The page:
If by “the other page” you mean the recipe, the egg white beating times are the exact same. Also, there is no baking time mentioned in this post so I am not quite sure what you are referring to?

  15. claudine April 5, 2013 at 02:54 #

    have just made my 5th batch of macarons, worst yet! the last 3 batches have had no feet. I have just watched your videos so will attempt more maybe tomorrow of I can summon up the macarenergy! typically the first batch I made were the best!

  16. FEO April 24, 2013 at 17:39 #

    Can’t wait to try making some!!!!!!! Thanks for the video very helpful! By the way where did you get your tips for you piping bag?

    • Mardi Michels April 25, 2013 at 16:51 #

      I buy them at a place called Golda’s Kitchen in Toronto but you can get them at any baking supply shop.

  17. Ann June 17, 2013 at 20:45 #

    Hi Mardi!

    I am so thankful that I found your blog!! Your tutorials have been so helpful!!

  18. Amanda @ ovenandapron.com June 30, 2013 at 14:18 #

    Wonderful videos! I’m a bit of a mac fiend myself, and recently made some that came out hollow (it was the recipe from Tartelette, and they looked beautiful aside from hollows) and your post on hollow macarons will be helpful when I make my next batch. I suspect I’m not mixing the macronage enough either, after watching your videos. I’m always worried to overmix but I think I’ve been undermixing as a result! Next time I hope I can produce pretty, non-hollow macs :) Thanks for the tips!

  19. Ellie September 18, 2013 at 17:10 #

    Honestly I cannot thank you enough for posting these videos! I had the opposite experience with macarons as you seemed to. My first batch was close to perfect (Shells were a bit hollow) and my last two batches were total flops and I still am unsure of what went wrong! However my new food processor is arriving tomorrow and I will definitely use these videos to help me!! Thanks!!!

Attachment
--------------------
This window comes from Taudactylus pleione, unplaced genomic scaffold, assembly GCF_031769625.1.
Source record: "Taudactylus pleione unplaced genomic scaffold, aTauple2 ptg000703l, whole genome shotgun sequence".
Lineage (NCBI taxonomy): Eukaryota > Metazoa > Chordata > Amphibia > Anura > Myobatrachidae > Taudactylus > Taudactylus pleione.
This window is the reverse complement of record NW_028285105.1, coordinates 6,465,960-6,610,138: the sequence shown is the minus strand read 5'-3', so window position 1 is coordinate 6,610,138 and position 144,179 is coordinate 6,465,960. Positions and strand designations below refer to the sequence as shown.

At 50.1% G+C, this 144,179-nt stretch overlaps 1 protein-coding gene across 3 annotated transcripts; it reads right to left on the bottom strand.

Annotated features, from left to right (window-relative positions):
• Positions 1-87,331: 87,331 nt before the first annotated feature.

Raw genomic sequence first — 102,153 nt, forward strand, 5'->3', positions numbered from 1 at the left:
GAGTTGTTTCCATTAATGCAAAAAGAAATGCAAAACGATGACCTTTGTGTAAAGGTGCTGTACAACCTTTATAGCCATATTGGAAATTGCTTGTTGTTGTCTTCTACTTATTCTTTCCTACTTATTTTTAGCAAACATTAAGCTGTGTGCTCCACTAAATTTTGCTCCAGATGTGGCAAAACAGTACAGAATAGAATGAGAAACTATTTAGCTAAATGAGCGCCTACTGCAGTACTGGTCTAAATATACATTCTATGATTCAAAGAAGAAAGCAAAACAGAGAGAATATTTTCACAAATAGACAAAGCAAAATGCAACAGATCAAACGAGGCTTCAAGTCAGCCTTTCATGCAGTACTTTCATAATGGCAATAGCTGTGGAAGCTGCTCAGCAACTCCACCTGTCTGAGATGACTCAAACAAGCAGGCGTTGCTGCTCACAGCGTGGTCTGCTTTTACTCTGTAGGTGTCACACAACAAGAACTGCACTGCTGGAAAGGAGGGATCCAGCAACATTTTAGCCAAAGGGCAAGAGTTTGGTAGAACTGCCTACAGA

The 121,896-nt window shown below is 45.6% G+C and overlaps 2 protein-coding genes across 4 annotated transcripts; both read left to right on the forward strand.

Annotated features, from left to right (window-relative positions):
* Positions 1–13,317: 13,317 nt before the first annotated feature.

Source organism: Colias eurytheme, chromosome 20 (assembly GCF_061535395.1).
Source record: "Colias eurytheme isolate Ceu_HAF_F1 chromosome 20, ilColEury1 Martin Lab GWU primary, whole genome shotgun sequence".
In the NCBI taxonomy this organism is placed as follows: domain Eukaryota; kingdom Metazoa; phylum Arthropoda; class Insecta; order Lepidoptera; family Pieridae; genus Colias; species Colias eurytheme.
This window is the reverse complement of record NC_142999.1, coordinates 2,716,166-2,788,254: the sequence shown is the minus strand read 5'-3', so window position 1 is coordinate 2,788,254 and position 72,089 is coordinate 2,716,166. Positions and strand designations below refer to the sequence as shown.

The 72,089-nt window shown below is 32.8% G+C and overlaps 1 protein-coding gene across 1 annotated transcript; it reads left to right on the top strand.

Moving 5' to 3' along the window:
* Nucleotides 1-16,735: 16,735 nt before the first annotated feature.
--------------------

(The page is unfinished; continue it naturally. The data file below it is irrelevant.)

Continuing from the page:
20. ben November 20, 2013 at 10:52 #

    is this good for 48 pieces or 24 double.

  21. Lyndsay // Coco Cake Land January 9, 2015 at 01:53 #

    mardi!! i’m devastatingly late to the macaron ball but no less obsessed! i love your blog and all of your helpful posts and these videos, too. totally going to try the “side-piping” method! i love how vigorously the macaron ingredients are beaten/whacked … and they turn out to be such pretty, delicate seeming things! thank you for all of your great posts! can’t wait to get (egg) crackin’ again tomorrow!

  22. Sophia February 28, 2015 at 17:05 #

    I have made several batches and although they taste fine they are hollow. I have followed your instructions to the second while mixing my egg whites and counted my strokes. I think I have over 100 shells chilling in the freezer that are hollow. Help! I am over working the chickens in Arizona with all my wasted eggs. Can you think of anything else? I moved my cooking from a convection oven to a gas oven for this last batch. Still hollow. They had more skirts than feet but some in the batch had feet so the batch was not consistent. Any thoughts would be very welcome.

    • Mardi Michels March 2, 2015 at 06:08 #

      I feel like overworking the batter definitely makes them more hollow. Recently I have been mixing it a few less strokes and having success with no hollows. As with anything, it’s all about practice! I have also switched to parchment exclusively instead of Silpat which helps.